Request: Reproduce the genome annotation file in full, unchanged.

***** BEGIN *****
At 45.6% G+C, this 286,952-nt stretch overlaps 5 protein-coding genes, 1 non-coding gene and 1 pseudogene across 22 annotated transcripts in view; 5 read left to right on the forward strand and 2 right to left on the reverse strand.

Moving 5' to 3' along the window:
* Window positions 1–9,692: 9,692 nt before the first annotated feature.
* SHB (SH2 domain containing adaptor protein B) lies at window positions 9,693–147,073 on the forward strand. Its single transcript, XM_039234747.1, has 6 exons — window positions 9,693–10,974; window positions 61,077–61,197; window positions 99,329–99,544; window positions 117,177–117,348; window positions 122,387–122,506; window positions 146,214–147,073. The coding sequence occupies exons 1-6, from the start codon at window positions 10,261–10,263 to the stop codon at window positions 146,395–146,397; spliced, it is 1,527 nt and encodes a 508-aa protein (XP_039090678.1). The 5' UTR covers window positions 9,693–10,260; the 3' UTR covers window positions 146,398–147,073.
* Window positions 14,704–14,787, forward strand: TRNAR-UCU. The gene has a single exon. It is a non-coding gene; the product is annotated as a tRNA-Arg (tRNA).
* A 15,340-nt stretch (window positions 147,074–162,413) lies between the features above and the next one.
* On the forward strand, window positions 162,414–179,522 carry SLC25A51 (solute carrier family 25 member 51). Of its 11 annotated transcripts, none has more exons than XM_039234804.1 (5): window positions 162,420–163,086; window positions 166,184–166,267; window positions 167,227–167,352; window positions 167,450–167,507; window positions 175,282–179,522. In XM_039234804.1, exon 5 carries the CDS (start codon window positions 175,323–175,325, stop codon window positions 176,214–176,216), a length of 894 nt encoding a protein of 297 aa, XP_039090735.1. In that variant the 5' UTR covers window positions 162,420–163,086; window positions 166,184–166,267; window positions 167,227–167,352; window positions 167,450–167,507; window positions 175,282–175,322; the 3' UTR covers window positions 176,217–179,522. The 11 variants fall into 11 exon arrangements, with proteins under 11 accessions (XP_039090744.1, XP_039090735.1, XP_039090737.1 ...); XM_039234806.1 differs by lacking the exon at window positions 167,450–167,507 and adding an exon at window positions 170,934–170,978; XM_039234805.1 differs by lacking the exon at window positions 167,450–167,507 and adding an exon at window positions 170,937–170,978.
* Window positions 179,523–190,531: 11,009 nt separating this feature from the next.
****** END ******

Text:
At 45.6% G+C, this 286,952-nt stretch overlaps 5 protein-coding genes, 1 non-coding gene and 1 pseudogene across 22 annotated transcripts in view; 5 read left to right on the forward strand and 2 right to left on the reverse strand.

Moving 5' to 3' along the window:
* Window positions 1–9,692: 9,692 nt before the first annotated feature.
* SHB (SH2 domain containing adaptor protein B) lies at window positions 9,693–147,073 on the forward strand. Its single transcript, XM_039234747.1, has 6 exons — window positions 9,693–10,974; window positions 61,077–61,197; window positions 99,329–99,544; window positions 117,177–117,348; window positions 122,387–122,506; window positions 146,214–147,073. The coding sequence occupies exons 1-6, from the start codon at window positions 10,261–10,263 to the stop codon at window positions 146,395–146,397; spliced, it is 1,527 nt and encodes a 508-aa protein (XP_039090678.1). The 5' UTR covers window positions 9,693–10,260; the 3' UTR covers window positions 146,398–147,073.
* Window positions 14,704–14,787, forward strand: TRNAR-UCU. The gene has a single exon. It is a non-coding gene; the product is annotated as a tRNA-Arg (tRNA).
* A 15,340-nt stretch (window positions 147,074–162,413) lies between the features above and the next one.
* On the forward strand, window positions 162,414–179,522 carry SLC25A51 (solute carrier family 25 member 51). Of its 11 annotated transcripts, none has more exons than XM_039234804.1 (5): window positions 162,420–163,086; window positions 166,184–166,267; window positions 167,227–167,352; window positions 167,450–167,507; window positions 175,282–179,522. In XM_039234804.1, exon 5 carries the CDS (start codon window positions 175,323–175,325, stop codon window positions 176,214–176,216), a length of 894 nt encoding a protein of 297 aa, XP_039090735.1. In that variant the 5' UTR covers window positions 162,420–163,086; window positions 166,184–166,267; window positions 167,227–167,352; window positions 167,450–167,507; window positions 175,282–175,322; the 3' UTR covers window positions 176,217–179,522. The 11 variants fall into 11 exon arrangements, with proteins under 11 accessions (XP_039090744.1, XP_039090735.1, XP_039090737.1 ...); XM_039234806.1 differs by lacking the exon at window positions 167,450–167,507 and adding an exon at window positions 170,934–170,978; XM_039234805.1 differs by lacking the exon at window positions 167,450–167,507 and adding an exon at window positions 170,937–170,978.
* Window positions 179,523–190,531: 11,009 nt separating this feature from the next.